What might one not like about it?

Especially early on, one can tell how this isn’t the product of a high-end animation-production shop with a huge budget. You have to forgive a lot. This isn’t The Incredibles by any stretch of imagination. It’s done with commodity software by a small team using local talent to the best effect they can.

One might also find themselves unable to handle the voice acting and/or writing. I… can’t really blame you. The cast has grown on me but I wholly understand why folks bail on the show after an episode or two.

And then, even if you really dig what’s going on and become attached to the core group of four superpowered girls, there comes a point where you realize something is… changing.

Jaune, pictured with the rest of Team JNPR, who are all much, much, cooler than him.

The guy who starts out as the whiny-but-well-meaning sidekick suddenly ends up as a central figure in a show which is named for four characters who aren’t him. And this is where I find myself thinking, “Am I going to stay with this? Will Season 5 be my last, or will they figure it out and refocus on the actual RWBY team members?” Time will tell, I suppose.

Other thoughts about it?

Just… search YouTube for “rwby food fight”. Even if you watch nothing else from this entire show, watch that.

Justice will be swift! Justice will be painful! It will be delicious!

Thank you for that, Monty Oum.

Where can I watch it?

I watch RWBY on Crunchyroll, though there are other options (like Rooster Teeth’s own site, and it was on Netflix for a while).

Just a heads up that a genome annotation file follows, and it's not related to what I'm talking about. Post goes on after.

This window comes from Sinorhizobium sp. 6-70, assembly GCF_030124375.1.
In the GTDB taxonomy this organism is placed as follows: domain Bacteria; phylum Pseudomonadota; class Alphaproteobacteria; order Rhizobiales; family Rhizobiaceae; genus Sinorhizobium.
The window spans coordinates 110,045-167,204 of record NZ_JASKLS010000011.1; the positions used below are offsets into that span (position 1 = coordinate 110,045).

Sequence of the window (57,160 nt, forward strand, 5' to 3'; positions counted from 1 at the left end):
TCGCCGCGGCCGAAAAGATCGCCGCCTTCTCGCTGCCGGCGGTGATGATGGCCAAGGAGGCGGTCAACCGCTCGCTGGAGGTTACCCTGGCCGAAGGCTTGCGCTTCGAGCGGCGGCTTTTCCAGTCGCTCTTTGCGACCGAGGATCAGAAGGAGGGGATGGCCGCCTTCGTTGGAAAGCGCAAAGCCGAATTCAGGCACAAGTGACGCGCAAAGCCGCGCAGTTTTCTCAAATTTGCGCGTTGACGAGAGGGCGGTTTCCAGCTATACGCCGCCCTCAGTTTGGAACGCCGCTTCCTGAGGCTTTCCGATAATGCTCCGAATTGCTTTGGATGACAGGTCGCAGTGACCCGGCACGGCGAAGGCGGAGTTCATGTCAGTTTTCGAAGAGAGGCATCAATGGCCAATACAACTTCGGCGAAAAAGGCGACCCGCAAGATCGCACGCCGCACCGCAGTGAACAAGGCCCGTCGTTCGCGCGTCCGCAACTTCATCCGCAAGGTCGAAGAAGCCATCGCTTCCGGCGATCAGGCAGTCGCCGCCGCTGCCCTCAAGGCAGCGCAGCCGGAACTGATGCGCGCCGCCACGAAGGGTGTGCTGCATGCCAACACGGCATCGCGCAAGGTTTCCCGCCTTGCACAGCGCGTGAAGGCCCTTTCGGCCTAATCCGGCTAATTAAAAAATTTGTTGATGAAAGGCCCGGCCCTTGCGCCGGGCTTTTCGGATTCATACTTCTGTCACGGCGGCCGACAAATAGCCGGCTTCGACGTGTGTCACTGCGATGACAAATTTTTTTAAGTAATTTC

3WA 2017 #40: Ranma ½

Sometimes what you need is a fluffy bit of entertainment which is nestled gently in the center of the Venn diagram of “comedy,” “action,” and “romance.” A boy, a girl, some rivals, some martial arts… what could go wrong?

For starters, the boy’s not always a boy…

Pictured: Clearly a boy.

What is it?

Ranma ½ is, for our purposes, a long-running anime series based on a long-running manga series from back in the 1980s.

What kind of story is it?

You could say that it’s the story of two young people who are facing the prospect of an arranged marriage while also facing the fury of all the people who have strong opinions about who, or if, each of them should marry.

You could say that it’s the story of how adding “martial arts” to (nearly) every possible human activity exacts a costly material toll on a town’s infrastructure and inhabitants.

You could say that it’s the story of a bevy of young people and how they deal with their particular shape-changing curses.

Pictured: The same boy as before. Honest.

I mean, you could say a lot of things, including any of the above options, and it might apply to this show. There’s a lot going on here, most of it ridiculous.

Why do you like it?

At its best, Ranma ½  is a genuine delight. The fights are usually clever, the comedy generally lands punchlines well, and at least in the earlier stretches the “curse” element is imaginatively handled.

What might one not like about it?

There comes a point, and this point arrives at different episodes for different people, where “enough” becomes “too much.” A cast of a dozen becomes a cast of several dozens becomes a cast of nearly a hundred. It’s not like the show starts out owing any allegiance to sanity, sure. But you will probably get worn out eventually.

You can probably bail once this guy shows up. Ugh.

Let’s be clear: You should enjoy the show while you can. You should also feel no guilt whatsoever about bailing when you feel the exasperation setting in.

Other thoughts about it?

You expect in a show like this that the male lead is going to be the best, toughest, fighter to be found anywhere. What you might not expect is that his intended/arranged bride is among the stronger martial artists in the show. While trying to directly compare any two characters in this show is a waste of energy (remembering that the Rule of Funny and the Rule of Cool are a factor in any engagement), Akane Tendo is certainly no slouch.

How Ranma can call this girl “not cute” is beyond me, though.

Where can I watch it?

This one isn’t at any of the usual expected places. Viz has Ranma ½ on tap for your viewing enjoyment, however.